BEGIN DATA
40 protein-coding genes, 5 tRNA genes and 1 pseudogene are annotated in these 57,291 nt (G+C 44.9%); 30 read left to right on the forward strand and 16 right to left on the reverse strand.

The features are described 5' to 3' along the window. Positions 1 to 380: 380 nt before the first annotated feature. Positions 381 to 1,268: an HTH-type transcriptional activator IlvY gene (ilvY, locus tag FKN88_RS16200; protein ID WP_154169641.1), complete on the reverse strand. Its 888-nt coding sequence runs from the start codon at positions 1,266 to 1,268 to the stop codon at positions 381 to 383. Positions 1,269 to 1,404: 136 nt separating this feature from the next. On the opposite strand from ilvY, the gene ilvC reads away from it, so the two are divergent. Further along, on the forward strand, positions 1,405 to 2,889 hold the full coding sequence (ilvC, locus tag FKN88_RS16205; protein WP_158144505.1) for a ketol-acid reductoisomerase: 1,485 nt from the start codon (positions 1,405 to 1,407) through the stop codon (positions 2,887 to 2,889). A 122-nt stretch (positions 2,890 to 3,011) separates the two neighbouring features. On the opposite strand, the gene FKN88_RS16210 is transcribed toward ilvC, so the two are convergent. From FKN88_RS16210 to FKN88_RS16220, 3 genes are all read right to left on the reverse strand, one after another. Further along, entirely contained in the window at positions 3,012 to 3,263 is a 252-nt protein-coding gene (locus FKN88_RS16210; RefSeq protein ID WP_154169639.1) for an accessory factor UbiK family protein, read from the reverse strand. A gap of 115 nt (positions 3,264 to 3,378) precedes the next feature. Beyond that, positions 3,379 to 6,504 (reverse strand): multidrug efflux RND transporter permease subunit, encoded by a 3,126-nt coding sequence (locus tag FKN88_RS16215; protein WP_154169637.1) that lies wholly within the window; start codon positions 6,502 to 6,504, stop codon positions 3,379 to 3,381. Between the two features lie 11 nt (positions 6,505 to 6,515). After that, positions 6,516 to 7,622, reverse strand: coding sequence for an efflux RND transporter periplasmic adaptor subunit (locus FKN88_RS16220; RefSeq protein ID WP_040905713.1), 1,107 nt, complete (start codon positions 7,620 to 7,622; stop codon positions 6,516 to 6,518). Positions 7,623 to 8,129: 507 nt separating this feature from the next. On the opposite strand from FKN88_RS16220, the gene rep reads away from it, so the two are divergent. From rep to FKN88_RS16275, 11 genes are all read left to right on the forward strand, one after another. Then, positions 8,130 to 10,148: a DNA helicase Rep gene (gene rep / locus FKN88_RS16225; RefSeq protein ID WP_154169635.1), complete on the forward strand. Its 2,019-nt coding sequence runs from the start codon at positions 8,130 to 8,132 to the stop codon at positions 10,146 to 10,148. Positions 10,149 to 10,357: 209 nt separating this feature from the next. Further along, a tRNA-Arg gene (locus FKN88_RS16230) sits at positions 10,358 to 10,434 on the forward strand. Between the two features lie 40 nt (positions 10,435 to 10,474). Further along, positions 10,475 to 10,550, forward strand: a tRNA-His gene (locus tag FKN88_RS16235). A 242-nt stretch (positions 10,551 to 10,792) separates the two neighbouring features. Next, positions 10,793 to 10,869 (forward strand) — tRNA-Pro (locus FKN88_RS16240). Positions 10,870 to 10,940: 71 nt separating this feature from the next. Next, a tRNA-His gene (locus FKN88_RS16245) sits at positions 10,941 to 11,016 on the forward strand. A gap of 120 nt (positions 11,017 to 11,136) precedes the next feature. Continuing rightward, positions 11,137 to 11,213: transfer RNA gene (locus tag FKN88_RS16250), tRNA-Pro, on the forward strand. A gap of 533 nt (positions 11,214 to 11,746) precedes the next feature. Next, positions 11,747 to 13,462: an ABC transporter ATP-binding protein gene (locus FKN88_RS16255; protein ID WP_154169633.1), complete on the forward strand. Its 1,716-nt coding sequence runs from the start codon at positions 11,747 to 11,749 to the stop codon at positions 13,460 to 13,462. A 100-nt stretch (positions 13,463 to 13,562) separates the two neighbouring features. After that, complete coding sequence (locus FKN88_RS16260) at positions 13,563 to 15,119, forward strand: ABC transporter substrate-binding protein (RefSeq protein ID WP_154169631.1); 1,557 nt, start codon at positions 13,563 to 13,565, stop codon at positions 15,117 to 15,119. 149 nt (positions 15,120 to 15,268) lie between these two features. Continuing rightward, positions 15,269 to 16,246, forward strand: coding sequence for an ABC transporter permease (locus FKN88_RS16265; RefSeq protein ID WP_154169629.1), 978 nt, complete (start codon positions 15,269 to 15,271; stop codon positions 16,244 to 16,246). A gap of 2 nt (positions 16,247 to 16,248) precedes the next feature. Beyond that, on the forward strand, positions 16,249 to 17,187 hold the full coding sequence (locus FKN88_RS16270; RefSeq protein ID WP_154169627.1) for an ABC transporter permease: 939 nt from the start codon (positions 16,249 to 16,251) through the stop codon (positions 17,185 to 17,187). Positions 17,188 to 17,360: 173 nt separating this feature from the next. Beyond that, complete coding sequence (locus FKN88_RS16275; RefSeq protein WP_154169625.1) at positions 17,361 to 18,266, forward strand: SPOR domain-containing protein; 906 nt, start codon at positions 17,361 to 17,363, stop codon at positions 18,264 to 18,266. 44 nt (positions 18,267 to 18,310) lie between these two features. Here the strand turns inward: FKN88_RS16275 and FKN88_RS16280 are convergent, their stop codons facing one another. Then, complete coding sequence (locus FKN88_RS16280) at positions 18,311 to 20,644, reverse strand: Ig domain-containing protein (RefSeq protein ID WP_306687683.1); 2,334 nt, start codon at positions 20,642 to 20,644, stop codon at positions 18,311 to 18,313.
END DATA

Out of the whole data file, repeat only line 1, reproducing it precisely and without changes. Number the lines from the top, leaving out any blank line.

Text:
40 protein-coding genes, 5 tRNA genes and 1 pseudogene are annotated in these 57,291 nt (G+C 44.9%); 30 read left to right on the forward strand and 16 right to left on the reverse strand.